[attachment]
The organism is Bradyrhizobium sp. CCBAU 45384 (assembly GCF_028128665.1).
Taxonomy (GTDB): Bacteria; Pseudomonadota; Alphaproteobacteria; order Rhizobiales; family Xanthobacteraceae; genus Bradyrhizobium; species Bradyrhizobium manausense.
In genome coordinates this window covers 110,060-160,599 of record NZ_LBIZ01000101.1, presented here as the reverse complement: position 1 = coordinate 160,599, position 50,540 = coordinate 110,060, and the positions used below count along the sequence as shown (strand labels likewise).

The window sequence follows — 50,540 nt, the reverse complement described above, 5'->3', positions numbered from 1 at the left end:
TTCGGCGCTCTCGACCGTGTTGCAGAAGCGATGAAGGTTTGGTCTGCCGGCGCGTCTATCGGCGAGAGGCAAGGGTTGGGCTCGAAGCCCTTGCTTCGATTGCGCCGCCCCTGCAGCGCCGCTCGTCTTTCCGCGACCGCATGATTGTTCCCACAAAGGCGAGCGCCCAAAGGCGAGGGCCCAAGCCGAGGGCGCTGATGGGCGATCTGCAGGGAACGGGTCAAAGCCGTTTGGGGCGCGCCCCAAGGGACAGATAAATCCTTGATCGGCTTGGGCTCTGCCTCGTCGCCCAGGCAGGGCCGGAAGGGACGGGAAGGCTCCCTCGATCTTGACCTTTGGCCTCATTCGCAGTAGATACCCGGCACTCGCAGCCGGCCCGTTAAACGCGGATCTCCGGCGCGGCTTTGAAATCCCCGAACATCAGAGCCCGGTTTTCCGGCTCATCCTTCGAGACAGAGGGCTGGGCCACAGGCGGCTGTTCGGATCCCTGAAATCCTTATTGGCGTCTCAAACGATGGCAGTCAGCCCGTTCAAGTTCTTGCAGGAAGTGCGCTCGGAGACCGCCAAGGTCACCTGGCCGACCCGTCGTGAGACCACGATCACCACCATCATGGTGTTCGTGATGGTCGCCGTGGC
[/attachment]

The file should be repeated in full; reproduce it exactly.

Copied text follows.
The organism is Bradyrhizobium sp. CCBAU 45384 (assembly GCF_028128665.1).
Taxonomy (GTDB): Bacteria; Pseudomonadota; Alphaproteobacteria; order Rhizobiales; family Xanthobacteraceae; genus Bradyrhizobium; species Bradyrhizobium manausense.
In genome coordinates this window covers 110,060-160,599 of record NZ_LBIZ01000101.1, presented here as the reverse complement: position 1 = coordinate 160,599, position 50,540 = coordinate 110,060, and the positions used below count along the sequence as shown (strand labels likewise).

The window sequence follows — 50,540 nt, the reverse complement described above, 5'->3', positions numbered from 1 at the left end:
TTCGGCGCTCTCGACCGTGTTGCAGAAGCGATGAAGGTTTGGTCTGCCGGCGCGTCTATCGGCGAGAGGCAAGGGTTGGGCTCGAAGCCCTTGCTTCGATTGCGCCGCCCCTGCAGCGCCGCTCGTCTTTCCGCGACCGCATGATTGTTCCCACAAAGGCGAGCGCCCAAAGGCGAGGGCCCAAGCCGAGGGCGCTGATGGGCGATCTGCAGGGAACGGGTCAAAGCCGTTTGGGGCGCGCCCCAAGGGACAGATAAATCCTTGATCGGCTTGGGCTCTGCCTCGTCGCCCAGGCAGGGCCGGAAGGGACGGGAAGGCTCCCTCGATCTTGACCTTTGGCCTCATTCGCAGTAGATACCCGGCACTCGCAGCCGGCCCGTTAAACGCGGATCTCCGGCGCGGCTTTGAAATCCCCGAACATCAGAGCCCGGTTTTCCGGCTCATCCTTCGAGACAGAGGGCTGGGCCACAGGCGGCTGTTCGGATCCCTGAAATCCTTATTGGCGTCTCAAACGATGGCAGTCAGCCCGTTCAAGTTCTTGCAGGAAGTGCGCTCGGAGACCGCCAAGGTCACCTGGCCGACCCGTCGTGAGACCACGATCACCACCATCATGGTGTTCGTGATGGTCGCCGTGGC